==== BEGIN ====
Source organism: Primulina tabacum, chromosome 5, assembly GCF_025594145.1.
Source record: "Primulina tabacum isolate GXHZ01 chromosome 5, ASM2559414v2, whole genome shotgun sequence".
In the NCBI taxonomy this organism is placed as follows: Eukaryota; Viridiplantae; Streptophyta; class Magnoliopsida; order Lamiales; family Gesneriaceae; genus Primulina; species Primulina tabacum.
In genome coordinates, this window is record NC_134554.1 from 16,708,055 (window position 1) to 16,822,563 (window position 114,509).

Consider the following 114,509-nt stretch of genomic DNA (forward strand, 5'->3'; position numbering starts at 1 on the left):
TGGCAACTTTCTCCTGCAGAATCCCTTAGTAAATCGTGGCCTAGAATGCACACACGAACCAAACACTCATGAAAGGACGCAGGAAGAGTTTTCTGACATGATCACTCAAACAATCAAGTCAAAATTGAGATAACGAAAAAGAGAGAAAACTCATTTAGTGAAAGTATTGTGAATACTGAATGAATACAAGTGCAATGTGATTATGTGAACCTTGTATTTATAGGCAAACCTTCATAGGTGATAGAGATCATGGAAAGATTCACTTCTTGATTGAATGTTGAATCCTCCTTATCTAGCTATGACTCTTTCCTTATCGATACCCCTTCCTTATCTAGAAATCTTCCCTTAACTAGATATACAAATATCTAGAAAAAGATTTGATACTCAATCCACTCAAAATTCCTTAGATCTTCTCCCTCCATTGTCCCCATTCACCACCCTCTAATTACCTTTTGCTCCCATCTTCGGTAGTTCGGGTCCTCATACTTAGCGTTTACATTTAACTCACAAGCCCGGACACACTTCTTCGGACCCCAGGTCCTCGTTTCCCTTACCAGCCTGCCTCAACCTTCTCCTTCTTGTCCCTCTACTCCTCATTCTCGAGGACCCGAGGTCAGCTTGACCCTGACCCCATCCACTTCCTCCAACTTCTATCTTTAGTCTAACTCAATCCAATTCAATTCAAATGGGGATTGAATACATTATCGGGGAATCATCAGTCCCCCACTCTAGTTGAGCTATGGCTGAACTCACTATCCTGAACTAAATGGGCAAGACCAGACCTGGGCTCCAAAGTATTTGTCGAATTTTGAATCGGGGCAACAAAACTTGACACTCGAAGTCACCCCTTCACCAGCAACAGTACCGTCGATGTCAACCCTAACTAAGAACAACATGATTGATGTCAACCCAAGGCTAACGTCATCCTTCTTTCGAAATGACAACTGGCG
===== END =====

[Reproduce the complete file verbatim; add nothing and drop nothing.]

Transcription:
Source organism: Primulina tabacum, chromosome 5, assembly GCF_025594145.1.
Source record: "Primulina tabacum isolate GXHZ01 chromosome 5, ASM2559414v2, whole genome shotgun sequence".
In the NCBI taxonomy this organism is placed as follows: Eukaryota; Viridiplantae; Streptophyta; class Magnoliopsida; order Lamiales; family Gesneriaceae; genus Primulina; species Primulina tabacum.
In genome coordinates, this window is record NC_134554.1 from 16,708,055 (window position 1) to 16,822,563 (window position 114,509).

Consider the following 114,509-nt stretch of genomic DNA (forward strand, 5'->3'; position numbering starts at 1 on the left):
TGGCAACTTTCTCCTGCAGAATCCCTTAGTAAATCGTGGCCTAGAATGCACACACGAACCAAACACTCATGAAAGGACGCAGGAAGAGTTTTCTGACATGATCACTCAAACAATCAAGTCAAAATTGAGATAACGAAAAAGAGAGAAAACTCATTTAGTGAAAGTATTGTGAATACTGAATGAATACAAGTGCAATGTGATTATGTGAACCTTGTATTTATAGGCAAACCTTCATAGGTGATAGAGATCATGGAAAGATTCACTTCTTGATTGAATGTTGAATCCTCCTTATCTAGCTATGACTCTTTCCTTATCGATACCCCTTCCTTATCTAGAAATCTTCCCTTAACTAGATATACAAATATCTAGAAAAAGATTTGATACTCAATCCACTCAAAATTCCTTAGATCTTCTCCCTCCATTGTCCCCATTCACCACCCTCTAATTACCTTTTGCTCCCATCTTCGGTAGTTCGGGTCCTCATACTTAGCGTTTACATTTAACTCACAAGCCCGGACACACTTCTTCGGACCCCAGGTCCTCGTTTCCCTTACCAGCCTGCCTCAACCTTCTCCTTCTTGTCCCTCTACTCCTCATTCTCGAGGACCCGAGGTCAGCTTGACCCTGACCCCATCCACTTCCTCCAACTTCTATCTTTAGTCTAACTCAATCCAATTCAATTCAAATGGGGATTGAATACATTATCGGGGAATCATCAGTCCCCCACTCTAGTTGAGCTATGGCTGAACTCACTATCCTGAACTAAATGGGCAAGACCAGACCTGGGCTCCAAAGTATTTGTCGAATTTTGAATCGGGGCAACAAAACTTGACACTCGAAGTCACCCCTTCACCAGCAACAGTACCGTCGATGTCAACCCTAACTAAGAACAACATGATTGATGTCAACCCAAGGCTAACGTCATCCTTCTTTCGAAATGACAACTGGCG